Toyota Prius Plug-in review

Category: Hybrid car

Section: Performance & drive

Available fuel types:hybrid
Available colours:
Toyota Prius Plug-In 2020 RHD rear tracking
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  • Toyota Prius Plug-in
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RRP £24,875What Car? Target Price from£23,437
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Performance & drive

What it’s like to drive, and how quiet it is

The biggest difference between this Plug-in model and the normal Toyota Prius is that it comes with a zero-emissions EV (fully electric) driving mode. The Plug-in's extra battery capacity, combined with a modified gearbox, allows the car to use its two electric motors to drive the car forwards, building speed much more quickly than the regular hybrid, taking off the instant you flex your right foot. That said, while electric-only mode feels peppy enough around town, it’s rather sluggish getting up to motorway speeds.

When the 1.8-litre petrol engine is called into action (when saving the battery or when the latter is depleted, for example), it starts without sending much vibration through the steering wheel and is relatively quiet. However, that calm is shattered if you need to pick up speed in a hurry; put your foot down and the engine revs frenetically to pick up speed, yet acceleration is still rather disappointing. 0-62mph takes more than 11sec; key rivals manage it in less than eight.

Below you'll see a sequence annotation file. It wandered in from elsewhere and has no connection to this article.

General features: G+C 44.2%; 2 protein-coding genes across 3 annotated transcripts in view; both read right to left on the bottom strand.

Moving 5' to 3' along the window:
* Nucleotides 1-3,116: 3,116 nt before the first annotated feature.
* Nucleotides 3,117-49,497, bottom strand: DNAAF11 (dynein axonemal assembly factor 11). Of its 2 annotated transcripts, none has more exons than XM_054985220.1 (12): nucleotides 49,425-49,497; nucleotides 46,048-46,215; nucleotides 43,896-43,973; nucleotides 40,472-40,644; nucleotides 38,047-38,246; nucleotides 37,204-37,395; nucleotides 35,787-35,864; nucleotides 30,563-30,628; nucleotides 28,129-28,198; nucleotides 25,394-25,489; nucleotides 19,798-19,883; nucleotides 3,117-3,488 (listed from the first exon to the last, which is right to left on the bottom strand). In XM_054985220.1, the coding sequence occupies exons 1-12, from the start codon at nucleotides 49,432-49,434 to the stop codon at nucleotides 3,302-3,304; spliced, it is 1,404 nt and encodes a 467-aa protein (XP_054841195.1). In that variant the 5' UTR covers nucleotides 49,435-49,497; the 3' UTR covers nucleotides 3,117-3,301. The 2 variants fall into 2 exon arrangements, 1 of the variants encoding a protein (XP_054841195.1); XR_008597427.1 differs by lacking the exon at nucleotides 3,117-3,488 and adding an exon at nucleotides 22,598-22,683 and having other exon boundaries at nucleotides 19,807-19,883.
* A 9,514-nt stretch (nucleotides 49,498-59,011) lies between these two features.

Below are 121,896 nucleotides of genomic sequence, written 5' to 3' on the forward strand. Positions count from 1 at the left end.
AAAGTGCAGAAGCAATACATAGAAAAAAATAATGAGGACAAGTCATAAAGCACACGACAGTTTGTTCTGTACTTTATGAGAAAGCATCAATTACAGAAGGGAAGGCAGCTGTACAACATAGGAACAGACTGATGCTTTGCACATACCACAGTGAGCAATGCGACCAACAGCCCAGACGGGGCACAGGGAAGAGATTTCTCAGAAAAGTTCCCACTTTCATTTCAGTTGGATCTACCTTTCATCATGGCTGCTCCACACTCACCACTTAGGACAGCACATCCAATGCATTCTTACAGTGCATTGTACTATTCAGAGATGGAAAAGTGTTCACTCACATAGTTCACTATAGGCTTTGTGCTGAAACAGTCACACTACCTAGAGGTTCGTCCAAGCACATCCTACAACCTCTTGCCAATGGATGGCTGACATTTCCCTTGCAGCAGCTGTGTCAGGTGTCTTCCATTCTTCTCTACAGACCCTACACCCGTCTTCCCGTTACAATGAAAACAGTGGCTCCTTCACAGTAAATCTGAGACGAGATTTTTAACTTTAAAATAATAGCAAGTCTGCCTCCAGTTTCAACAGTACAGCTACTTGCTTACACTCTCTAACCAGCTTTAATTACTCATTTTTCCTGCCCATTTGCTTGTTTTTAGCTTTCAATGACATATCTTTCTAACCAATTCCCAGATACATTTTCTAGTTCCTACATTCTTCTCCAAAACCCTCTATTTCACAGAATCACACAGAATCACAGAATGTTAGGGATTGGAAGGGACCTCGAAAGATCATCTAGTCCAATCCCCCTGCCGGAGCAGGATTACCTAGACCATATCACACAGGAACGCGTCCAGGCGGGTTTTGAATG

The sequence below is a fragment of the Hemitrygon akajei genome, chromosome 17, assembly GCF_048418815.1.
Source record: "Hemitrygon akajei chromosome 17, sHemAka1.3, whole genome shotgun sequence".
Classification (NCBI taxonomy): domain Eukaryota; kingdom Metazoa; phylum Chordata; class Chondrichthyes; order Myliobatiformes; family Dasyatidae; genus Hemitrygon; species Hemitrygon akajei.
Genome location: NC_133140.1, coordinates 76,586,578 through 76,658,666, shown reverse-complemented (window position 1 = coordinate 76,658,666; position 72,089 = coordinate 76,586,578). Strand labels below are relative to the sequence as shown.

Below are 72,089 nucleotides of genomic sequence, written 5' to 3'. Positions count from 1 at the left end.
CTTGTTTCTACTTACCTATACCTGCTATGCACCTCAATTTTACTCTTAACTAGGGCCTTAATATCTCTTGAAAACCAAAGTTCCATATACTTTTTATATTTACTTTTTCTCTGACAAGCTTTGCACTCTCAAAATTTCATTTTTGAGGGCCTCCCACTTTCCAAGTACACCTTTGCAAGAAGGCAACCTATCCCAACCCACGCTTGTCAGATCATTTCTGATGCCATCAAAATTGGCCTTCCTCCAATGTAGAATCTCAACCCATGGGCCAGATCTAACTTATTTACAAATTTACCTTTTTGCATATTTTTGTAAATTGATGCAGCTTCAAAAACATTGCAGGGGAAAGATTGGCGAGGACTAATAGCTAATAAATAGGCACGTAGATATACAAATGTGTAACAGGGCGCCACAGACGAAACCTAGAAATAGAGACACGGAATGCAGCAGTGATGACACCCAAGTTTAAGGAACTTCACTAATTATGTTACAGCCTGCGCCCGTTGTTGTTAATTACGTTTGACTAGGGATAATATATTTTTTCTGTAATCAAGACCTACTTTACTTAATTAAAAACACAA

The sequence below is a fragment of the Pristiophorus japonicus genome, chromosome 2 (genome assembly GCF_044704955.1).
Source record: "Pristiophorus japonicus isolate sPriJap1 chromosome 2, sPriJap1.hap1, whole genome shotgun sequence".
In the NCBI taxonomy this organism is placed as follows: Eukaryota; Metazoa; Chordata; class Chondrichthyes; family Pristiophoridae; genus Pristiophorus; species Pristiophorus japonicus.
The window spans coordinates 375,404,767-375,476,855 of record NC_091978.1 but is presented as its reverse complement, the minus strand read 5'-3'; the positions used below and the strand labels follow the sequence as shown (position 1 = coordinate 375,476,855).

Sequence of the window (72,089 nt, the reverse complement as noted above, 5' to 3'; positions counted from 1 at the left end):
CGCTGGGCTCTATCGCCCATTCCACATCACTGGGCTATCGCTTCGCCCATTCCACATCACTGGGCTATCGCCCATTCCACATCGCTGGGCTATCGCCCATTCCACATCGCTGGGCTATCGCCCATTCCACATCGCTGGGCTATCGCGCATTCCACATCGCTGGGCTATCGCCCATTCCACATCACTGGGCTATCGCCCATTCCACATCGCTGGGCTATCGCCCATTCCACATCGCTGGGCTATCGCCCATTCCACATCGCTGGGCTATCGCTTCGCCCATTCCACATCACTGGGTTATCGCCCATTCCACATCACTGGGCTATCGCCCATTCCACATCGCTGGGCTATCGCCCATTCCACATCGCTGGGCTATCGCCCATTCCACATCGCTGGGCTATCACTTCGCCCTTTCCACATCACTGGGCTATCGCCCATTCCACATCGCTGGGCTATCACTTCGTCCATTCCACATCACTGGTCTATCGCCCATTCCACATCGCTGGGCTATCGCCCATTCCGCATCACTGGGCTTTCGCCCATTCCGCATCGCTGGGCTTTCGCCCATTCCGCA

Not only is it hard work getting it up to speed, it’s not as easy as it could be to slow down smoothly, either; the brakes are grabby and can be hard to modulate. That’s largely down to the regenerative braking system, which tops up the battery during deceleration using the car’s electric motors as a generator. The effect it has on braking isn’t actually particularly strong, but you still have to push through it with the brake pedal before the conventional friction brakes suddenly take over. 

As for the rest of the driving experience, the suspension is fairly soft and compliant, thanks in part to tiny 15in alloy wheels being standard fitment on both trims, making for a mostly comfortable ride; only the most severe potholes will thump through the base of your seat. However, body roll isn't that well controlled, the Plug-in doesn't grip the road as tenaciously in corners as the regular Prius, and its economy-focused tyres filter too much noise into the car.

Toyota Prius Plug-In 2020 RHD rear tracking

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